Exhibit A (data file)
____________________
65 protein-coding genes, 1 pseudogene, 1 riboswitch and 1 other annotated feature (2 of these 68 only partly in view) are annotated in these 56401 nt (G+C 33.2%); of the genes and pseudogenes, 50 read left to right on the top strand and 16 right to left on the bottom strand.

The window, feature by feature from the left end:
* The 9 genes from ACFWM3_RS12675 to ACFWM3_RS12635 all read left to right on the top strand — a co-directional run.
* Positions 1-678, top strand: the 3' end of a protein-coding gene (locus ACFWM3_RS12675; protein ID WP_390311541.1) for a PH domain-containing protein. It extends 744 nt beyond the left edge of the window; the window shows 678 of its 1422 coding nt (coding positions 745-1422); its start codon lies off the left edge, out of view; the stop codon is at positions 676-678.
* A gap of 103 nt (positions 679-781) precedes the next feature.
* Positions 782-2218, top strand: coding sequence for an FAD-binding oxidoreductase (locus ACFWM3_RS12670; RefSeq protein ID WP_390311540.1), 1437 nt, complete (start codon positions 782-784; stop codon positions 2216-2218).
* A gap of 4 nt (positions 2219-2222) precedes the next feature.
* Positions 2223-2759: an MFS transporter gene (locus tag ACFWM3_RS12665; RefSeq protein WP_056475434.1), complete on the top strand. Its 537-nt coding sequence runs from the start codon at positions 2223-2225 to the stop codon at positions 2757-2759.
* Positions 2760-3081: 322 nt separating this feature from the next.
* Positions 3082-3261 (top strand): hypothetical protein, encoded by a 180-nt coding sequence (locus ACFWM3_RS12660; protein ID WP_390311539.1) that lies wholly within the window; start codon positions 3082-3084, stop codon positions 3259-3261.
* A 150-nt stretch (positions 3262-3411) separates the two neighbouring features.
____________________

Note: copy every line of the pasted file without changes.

65 protein-coding genes, 1 pseudogene, 1 riboswitch and 1 other annotated feature (2 of these 68 only partly in view) are annotated in these 56401 nt (G+C 33.2%); of the genes and pseudogenes, 50 read left to right on the top strand and 16 right to left on the bottom strand.

The window, feature by feature from the left end:
* The 9 genes from ACFWM3_RS12675 to ACFWM3_RS12635 all read left to right on the top strand — a co-directional run.
* Positions 1-678, top strand: the 3' end of a protein-coding gene (locus ACFWM3_RS12675; protein ID WP_390311541.1) for a PH domain-containing protein. It extends 744 nt beyond the left edge of the window; the window shows 678 of its 1422 coding nt (coding positions 745-1422); its start codon lies off the left edge, out of view; the stop codon is at positions 676-678.
* A gap of 103 nt (positions 679-781) precedes the next feature.
* Positions 782-2218, top strand: coding sequence for an FAD-binding oxidoreductase (locus ACFWM3_RS12670; RefSeq protein ID WP_390311540.1), 1437 nt, complete (start codon positions 782-784; stop codon positions 2216-2218).
* A gap of 4 nt (positions 2219-2222) precedes the next feature.
* Positions 2223-2759: an MFS transporter gene (locus tag ACFWM3_RS12665; RefSeq protein WP_056475434.1), complete on the top strand. Its 537-nt coding sequence runs from the start codon at positions 2223-2225 to the stop codon at positions 2757-2759.
* Positions 2760-3081: 322 nt separating this feature from the next.
* Positions 3082-3261 (top strand): hypothetical protein, encoded by a 180-nt coding sequence (locus ACFWM3_RS12660; protein ID WP_390311539.1) that lies wholly within the window; start codon positions 3082-3084, stop codon positions 3259-3261.
* A 150-nt stretch (positions 3262-3411) separates the two neighbouring features.